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A Beatlemania party at the Zodiac, plus holiday music 

click to enlarge Blue Jay Way headlines The Zodiac’s third annual Beatles variety show and fundraiser, this year benefiting Shine Nation. - NIKITA BONITA
  • Nikita Bonita
  • Blue Jay Way headlines The Zodiac’s third annual Beatles variety show and fundraiser, this year benefiting Shine Nation.
While the music scene might be slowing down a bit as we all settle in for the holidays, on Saturday, Dec. 28, The Zodiac will play host to what’s become a fun, running tradition for the venue: an end-of-year celebration of The Beatles.

This year’s festivities will see the return of the pop-up Zodiac supergroup Blue Jay Way (comprising Mam’zelle Hepzibah, Andrea Stone, Christina Stone and John Gillette) with additional music from The Short-T.E.R.M. and You Know My Name, along with a slew of burlesque, drag and belly dancing takes on the Fab Four. This includes performances from Nikita Bonita, Madame Gem, Scarlet Raven, Courtney Anne, Hazel Humdinger, Magnum Missile and many more.

As in previous years, the show will also function as a benefit for a local charity, this time around in support of Shine Nation, an after-school program that works to cultivate and bolster arts participation in the Colorado Springs area. (And, it should be noted, led by one of the area’s most multifaceted musical talents, Victoria Lipscomb.) This mixed-discipline showcase for a good cause should be a must-see for all local Beatlephiles, especially since that recently released Singles Collection box set that you probably wanted to find under the tree is sold out almost everywhere.

Of course, The Beatles had their own holiday presence — as perhaps one might expect, given the marketing juggernaut that was Beatlemania as the group ascended wildly in popularity. From 1963 to 1969, the band released a yearly Christmas flexidisc to their U.S. and UK fanclubs that included spoken messages, John Lennon’s nonsense poetry and goofiness like “Rudolph the Red-Nosed Ringo.” (Though, to be fair, the original composition “Christmas Time (Is Here Again)” from 1967? Not too shabby.)

The Beatles certainly weren’t the first pop group to indulge their fans for the holidays, nor were they the last. Indeed, as we start to consider the musical year in review, there are plenty of seasonal offerings to enjoy from some familiar faces.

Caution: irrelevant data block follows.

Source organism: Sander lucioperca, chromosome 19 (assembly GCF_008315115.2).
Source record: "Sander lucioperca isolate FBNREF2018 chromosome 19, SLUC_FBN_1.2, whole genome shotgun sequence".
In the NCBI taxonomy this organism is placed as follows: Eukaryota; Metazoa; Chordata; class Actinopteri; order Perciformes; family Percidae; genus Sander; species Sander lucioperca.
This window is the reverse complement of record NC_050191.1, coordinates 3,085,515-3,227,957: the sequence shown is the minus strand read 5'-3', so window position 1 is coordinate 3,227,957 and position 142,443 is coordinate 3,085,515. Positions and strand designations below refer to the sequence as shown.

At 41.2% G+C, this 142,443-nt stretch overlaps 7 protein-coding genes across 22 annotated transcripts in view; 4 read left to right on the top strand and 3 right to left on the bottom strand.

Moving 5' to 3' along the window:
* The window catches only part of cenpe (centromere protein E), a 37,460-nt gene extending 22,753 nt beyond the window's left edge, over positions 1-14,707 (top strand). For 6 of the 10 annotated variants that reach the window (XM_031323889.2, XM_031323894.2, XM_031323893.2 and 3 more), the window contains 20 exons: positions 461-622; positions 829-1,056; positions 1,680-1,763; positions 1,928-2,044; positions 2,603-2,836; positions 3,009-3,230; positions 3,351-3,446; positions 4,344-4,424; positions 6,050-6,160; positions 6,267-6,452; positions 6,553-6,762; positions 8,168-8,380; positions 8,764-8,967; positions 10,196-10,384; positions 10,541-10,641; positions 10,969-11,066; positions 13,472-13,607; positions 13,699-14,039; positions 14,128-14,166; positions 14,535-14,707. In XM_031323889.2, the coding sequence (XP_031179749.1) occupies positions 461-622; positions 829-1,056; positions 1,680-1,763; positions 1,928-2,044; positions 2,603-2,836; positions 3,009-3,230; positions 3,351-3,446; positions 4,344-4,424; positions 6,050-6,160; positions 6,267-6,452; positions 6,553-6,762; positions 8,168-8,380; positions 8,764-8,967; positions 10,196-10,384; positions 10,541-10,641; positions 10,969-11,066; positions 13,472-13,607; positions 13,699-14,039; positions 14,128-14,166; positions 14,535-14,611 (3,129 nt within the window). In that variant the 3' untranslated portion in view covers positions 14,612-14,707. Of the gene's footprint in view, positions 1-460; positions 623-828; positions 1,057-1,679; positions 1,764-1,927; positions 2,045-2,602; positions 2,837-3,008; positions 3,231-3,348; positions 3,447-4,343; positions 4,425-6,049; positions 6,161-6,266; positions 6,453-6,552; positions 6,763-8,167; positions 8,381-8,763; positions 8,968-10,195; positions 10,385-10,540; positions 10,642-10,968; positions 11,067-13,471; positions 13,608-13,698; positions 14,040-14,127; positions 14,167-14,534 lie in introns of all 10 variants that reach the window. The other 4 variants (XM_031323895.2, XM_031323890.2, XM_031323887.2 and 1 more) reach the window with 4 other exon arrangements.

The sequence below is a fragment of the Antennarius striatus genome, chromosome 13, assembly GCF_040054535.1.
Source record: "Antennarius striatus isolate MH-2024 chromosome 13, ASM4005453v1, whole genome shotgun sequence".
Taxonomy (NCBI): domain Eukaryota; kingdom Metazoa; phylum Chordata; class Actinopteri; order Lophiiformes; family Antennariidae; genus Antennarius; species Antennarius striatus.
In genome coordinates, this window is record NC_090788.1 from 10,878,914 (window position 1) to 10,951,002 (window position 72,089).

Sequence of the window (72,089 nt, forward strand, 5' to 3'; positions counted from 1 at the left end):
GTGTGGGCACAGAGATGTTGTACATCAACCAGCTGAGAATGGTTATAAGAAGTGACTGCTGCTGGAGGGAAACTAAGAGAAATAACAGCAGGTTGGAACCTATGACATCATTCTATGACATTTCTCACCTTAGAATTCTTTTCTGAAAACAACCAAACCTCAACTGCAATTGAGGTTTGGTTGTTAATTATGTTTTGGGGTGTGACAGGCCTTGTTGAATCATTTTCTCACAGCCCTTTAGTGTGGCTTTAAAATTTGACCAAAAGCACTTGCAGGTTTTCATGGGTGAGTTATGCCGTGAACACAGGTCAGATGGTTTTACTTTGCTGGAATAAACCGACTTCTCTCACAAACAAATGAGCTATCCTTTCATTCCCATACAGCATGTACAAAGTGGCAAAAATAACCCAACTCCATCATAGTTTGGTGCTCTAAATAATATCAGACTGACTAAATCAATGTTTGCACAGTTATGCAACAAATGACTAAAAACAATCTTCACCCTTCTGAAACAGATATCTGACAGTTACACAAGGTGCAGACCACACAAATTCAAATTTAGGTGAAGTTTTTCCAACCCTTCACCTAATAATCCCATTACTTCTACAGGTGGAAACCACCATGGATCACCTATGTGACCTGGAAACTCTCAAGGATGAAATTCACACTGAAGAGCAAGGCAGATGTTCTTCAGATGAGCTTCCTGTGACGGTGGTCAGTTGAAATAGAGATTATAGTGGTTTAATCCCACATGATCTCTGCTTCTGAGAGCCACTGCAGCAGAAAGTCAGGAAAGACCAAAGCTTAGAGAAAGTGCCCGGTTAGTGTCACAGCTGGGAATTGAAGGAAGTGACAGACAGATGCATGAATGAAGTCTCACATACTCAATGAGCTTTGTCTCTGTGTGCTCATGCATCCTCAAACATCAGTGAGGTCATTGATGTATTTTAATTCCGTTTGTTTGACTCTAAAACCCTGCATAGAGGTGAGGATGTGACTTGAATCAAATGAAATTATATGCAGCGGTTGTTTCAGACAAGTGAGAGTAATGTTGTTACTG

Swedish singer/songwriter Sofia Talvik, who received a standing ovation when she performed at The Black Rose Acoustic Society in May of this year, has released a free Christmas single every year for more than a decade, and reimagined many of these striking tracks for the 2017 LP When Winter Comes. This year is no exception, and Talvik’s new track, “Christmas Train,” continues her fascination with the darker side of the yuletide, here with a modern interpretation of Santa’s evil, punitive counterpart, the Krampus.

Lulu’s Downstairs quickly burst into local consciousness this year with the high-powered booking of Camper Van Beethoven and Cracker, two groups helmed by singer/songwriter/writer/mathematician David Lowery, both functioning as alt-rock royalty in their own right. Lowery turned in a pleasantly irascible take on the holidays on Cracker’s 2002 LP Forever with “Merry Christmas Emily,” a rollicking and infectious track that recalls those classic holiday feelings of drinking cheap wine and yelling at each other from the middle of the street.

Pianist and composer Steve Barta, whose arrangement handiwork was heard when the Colorado Springs Philharmonic performed his reimagining of Claude Bolling’s Suite for Flute and Jazz Piano Trio in November, has five Christmas recordings available, and two of them have been in my own holiday rotation for a couple decades. The 1993 LP Noel: A Musical Christmas Card features lovely, ethereal solo piano takes on various Christmas songs (the interpretation of Vince Guaraldi’s “Christmas Time is Here” and Barta’s original composition “Twelve Twenty-Five” are particularly superb), while 1996’s Christmas Around the World features the Palmer High School Chamber Singers and, as its name implies, presents arrangements of a diverse set of carols spanning more than five centuries.

Finally, the collected work of guitarist/singer/songwriter Chuck Prophet, who was a standout at the 2019 MeadowGrass festival, is worth digging into any time of the year, but to my mind his 1995 LP Feast of Hearts captures the mixed emotions of the winter feast, and the ballad “New Year’s Day,” from 1997’s Homemade Blood, is a beautiful, ragged way to mark the passing of the year. Happy holidays.

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